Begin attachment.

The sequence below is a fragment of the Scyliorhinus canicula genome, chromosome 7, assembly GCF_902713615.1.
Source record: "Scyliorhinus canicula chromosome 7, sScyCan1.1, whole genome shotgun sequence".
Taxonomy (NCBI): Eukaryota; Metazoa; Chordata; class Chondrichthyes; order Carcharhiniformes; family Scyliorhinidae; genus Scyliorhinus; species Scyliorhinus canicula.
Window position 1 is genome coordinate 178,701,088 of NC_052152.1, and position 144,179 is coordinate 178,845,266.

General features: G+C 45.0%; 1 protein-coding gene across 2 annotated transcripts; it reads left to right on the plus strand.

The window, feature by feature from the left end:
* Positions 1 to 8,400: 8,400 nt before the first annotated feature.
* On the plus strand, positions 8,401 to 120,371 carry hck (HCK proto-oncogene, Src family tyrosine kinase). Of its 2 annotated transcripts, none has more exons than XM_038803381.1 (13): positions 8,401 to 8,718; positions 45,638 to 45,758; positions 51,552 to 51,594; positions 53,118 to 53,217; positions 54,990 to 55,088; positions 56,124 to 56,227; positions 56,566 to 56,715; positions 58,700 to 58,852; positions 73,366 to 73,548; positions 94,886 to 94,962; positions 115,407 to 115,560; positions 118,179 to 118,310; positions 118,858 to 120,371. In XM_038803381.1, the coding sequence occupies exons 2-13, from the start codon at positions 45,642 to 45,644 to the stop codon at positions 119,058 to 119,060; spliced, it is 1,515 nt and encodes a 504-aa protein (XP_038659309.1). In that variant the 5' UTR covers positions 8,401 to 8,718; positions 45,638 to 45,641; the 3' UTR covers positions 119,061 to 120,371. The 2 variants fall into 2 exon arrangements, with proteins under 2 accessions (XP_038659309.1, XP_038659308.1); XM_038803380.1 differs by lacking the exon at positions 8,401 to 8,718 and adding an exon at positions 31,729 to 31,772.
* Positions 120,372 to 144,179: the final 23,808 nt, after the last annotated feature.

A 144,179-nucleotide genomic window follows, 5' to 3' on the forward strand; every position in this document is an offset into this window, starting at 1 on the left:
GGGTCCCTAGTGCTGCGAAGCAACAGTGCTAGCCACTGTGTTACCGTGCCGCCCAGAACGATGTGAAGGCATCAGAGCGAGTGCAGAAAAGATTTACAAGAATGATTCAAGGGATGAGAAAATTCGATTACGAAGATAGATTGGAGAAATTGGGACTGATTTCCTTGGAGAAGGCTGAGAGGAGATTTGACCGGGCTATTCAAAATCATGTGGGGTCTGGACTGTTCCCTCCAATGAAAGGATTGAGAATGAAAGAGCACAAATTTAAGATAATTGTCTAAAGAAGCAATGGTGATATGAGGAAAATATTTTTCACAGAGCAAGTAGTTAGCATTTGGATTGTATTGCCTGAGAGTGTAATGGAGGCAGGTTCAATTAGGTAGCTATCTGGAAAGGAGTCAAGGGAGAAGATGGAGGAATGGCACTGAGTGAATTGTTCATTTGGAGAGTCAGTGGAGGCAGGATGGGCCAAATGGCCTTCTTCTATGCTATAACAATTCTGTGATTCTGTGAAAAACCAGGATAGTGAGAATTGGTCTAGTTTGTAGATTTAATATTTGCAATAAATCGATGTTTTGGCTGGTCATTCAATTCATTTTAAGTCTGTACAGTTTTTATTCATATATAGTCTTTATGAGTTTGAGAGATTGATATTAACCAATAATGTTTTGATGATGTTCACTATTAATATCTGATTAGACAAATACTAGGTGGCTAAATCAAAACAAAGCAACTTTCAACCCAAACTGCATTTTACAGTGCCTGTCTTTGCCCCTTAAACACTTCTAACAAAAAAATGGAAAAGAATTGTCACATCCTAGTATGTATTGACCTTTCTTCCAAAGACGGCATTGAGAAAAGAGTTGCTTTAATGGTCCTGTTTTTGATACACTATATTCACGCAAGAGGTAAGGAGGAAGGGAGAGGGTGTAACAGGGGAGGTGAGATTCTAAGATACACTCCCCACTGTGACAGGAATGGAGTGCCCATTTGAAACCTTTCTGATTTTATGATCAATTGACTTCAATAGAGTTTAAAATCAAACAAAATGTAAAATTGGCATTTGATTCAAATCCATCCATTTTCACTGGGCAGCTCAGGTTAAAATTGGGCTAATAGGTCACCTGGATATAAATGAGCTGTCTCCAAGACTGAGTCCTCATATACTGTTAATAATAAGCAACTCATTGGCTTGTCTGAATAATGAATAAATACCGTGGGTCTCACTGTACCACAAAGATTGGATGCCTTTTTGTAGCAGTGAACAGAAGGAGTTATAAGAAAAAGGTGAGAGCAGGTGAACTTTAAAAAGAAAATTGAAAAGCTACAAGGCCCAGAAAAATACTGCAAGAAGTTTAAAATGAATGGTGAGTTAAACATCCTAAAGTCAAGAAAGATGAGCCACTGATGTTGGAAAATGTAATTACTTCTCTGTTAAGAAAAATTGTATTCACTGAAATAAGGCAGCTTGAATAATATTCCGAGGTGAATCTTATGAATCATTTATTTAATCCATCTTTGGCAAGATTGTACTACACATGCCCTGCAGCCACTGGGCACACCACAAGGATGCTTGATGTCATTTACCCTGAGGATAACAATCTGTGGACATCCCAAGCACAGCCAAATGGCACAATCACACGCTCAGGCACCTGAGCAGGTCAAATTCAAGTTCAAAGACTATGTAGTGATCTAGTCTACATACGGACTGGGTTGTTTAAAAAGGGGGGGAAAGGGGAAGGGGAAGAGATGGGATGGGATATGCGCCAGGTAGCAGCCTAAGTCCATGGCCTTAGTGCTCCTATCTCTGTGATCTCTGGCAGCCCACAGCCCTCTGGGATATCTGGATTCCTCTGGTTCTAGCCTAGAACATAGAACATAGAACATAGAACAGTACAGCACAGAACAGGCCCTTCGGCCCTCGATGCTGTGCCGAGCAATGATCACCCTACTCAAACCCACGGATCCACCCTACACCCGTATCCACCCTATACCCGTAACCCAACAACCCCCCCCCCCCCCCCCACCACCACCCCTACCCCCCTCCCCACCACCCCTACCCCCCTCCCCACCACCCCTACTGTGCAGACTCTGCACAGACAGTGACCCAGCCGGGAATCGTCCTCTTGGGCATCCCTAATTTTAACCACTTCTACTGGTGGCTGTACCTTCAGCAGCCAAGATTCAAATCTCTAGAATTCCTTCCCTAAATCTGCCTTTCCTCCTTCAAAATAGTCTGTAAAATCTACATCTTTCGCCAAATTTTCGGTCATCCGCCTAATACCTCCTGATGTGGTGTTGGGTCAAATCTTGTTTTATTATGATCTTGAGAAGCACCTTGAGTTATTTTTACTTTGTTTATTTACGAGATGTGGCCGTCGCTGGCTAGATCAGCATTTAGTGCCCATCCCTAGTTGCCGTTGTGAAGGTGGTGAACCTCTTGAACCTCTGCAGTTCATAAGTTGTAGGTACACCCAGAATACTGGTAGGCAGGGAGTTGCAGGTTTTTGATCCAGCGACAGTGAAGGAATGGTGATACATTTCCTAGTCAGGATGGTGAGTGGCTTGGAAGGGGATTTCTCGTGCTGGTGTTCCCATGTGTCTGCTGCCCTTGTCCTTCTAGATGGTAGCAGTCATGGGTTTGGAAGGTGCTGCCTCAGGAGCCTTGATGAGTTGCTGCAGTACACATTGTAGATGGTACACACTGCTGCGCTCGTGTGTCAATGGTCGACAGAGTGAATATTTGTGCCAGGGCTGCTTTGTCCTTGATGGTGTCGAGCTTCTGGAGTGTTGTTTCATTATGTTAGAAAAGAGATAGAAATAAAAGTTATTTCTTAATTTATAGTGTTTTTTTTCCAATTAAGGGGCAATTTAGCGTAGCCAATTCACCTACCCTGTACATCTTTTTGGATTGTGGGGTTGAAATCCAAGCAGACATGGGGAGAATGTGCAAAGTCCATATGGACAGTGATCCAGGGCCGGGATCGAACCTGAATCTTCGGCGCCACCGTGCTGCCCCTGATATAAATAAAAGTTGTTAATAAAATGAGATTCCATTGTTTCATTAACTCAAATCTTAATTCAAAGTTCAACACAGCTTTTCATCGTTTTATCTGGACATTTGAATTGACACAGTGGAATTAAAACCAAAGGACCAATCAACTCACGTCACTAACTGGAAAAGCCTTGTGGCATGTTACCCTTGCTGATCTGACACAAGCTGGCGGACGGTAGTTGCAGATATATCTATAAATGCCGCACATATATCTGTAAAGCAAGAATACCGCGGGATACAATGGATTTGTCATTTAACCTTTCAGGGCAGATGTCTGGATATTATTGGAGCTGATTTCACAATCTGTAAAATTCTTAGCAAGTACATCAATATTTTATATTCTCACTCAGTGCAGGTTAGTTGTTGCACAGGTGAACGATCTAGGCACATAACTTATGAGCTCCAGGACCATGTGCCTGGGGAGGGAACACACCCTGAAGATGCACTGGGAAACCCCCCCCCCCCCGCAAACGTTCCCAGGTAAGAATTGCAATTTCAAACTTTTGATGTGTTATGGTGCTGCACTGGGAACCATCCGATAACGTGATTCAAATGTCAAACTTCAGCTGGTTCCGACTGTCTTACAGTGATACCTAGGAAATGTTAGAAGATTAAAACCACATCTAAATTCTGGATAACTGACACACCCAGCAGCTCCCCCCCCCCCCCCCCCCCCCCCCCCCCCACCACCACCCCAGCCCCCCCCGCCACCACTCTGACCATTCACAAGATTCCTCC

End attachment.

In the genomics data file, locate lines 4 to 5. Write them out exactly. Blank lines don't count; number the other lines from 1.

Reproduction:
Window position 1 is genome coordinate 178,701,088 of NC_052152.1, and position 144,179 is coordinate 178,845,266.

General features: G+C 45.0%; 1 protein-coding gene across 2 annotated transcripts; it reads left to right on the plus strand.